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Why Sweden is top when it comes to pop

No one makes pop music quite like the Swedes. Ever since ABBA won Eurovision in 1974, the country has been synonymous with perfectly polished smash hits – and it’s all down to their TV viewing habits.

From ABBA to Robyn, Avicii, and super-producer Max Martin – a songwriter only topped by Lennon and McCartney when it comes to scoring US No 1 singles – why is Sweden so extraordinarily good at making pop music? It’s a question I’ve pondered a great deal over the years. I’m married to a Swede and spend a lot of time in the country, so my Scandiphilia runs deep.

The answer is an unknowable blend of different things – all from good access to free music schooling for kids (“I have public music education to thank for everything,” said Martin in 2001), to a grounding in the age-old folk, schlager and communal singing traditions which helped produce ABBA. Speaking of whom, undoubtedly a healthy dose of confidence and pride still flows from Sweden being home to arguably the greatest pop band that ever was.

Some even point to Sweden’s long, dark winter nights as an influence on its melancholically majestic music. For my part I’ll add the following, less romantic observation: Swedes watch a lot of music television. Something which I think has a peculiar and pervasive influence, sufficient to help make them about the most pan-generationally engaged, informed and aspirational music nation on Earth.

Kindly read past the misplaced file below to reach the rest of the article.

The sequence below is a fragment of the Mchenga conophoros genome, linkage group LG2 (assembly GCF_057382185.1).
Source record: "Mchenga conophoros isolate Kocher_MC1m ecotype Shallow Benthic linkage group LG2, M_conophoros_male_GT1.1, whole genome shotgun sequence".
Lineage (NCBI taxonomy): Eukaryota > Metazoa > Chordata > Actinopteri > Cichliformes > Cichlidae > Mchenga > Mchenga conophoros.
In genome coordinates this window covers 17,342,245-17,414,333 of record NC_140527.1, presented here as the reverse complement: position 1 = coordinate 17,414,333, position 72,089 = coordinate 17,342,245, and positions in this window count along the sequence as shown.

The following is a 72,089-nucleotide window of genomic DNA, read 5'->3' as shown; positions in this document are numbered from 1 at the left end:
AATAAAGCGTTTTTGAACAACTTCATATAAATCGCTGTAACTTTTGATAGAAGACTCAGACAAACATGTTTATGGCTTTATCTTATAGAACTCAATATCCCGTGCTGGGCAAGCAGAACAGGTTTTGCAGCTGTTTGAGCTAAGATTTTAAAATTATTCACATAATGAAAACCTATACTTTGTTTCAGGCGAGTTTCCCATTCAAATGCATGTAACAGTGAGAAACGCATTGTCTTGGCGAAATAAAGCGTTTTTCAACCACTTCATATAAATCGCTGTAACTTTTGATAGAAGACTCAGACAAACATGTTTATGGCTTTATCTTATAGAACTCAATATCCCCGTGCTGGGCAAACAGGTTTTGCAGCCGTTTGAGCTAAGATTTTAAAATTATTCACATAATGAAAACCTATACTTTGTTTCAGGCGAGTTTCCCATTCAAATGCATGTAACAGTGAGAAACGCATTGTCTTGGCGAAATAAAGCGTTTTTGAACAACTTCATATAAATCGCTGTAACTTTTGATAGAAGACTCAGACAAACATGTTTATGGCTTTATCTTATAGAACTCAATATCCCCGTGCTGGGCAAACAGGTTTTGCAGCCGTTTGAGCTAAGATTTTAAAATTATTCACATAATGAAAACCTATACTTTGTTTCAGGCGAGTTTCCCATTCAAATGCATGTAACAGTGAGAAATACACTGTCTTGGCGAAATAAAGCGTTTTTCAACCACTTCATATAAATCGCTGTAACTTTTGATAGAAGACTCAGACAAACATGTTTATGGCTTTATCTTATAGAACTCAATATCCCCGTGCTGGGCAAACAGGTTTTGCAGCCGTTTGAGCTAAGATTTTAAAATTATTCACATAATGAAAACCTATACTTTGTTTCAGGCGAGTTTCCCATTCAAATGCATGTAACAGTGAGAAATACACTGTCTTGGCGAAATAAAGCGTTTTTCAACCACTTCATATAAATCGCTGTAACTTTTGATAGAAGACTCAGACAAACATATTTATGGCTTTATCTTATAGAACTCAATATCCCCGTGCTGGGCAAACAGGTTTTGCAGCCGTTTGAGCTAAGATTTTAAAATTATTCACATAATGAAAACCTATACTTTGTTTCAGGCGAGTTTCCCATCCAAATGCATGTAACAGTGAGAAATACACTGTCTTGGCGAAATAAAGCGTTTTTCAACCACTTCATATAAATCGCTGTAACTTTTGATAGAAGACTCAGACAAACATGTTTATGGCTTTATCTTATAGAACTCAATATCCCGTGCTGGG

From music competitions to music quiz shows and frequent broadcasts of rock, folk, classical and opera concerts, Swedes not only watch far more music-based mainstream programming than we do, but also a broader range.

A cultural comparator from British television might be the centrality of comedy to our viewing habits. Where we watch countless panel quizzes or primetime stand-up revues packed with household-name comics, Swedes spend evenings glued to programmes such as Allsång på Skansen – a summertime staple in which a disgustingly tanned and healthy-looking live audience in Stockholm sing along en masse to well-known Swedish songs with domestic musical guest stars.

Or Så mycket bättre, a reality show which sees a random clutch of famous Swedish musicians live together in a lush country hotel, covering each other’s tunes, getting drunk, pouring their hearts out and invariably sharing a nice cathartic cry.

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Swedes’ music viewing habits are about to peak with the TV event of their every year: the final of Melodifestivalen, or Mello as it’s known – Sweden’s annual, six-week long televised Saturday evening competition to select an entrant to the Eurovision Song Contest by public vote.

Around four million people tune in every year – close to half the population. If you can handle only understanding so much of what anyone’s talking about, you can tune in too. Conscious of growing fascination around the world with Eurovision and Sweden’s growing dominance of it (four of the last 10 winning Eurovision songs were sung or written by Swedes), Sweden’s national broadcaster SVT has, for a second successive year, made it possible for international audiences to watch Melodifestivalen live online (though you can’t vote).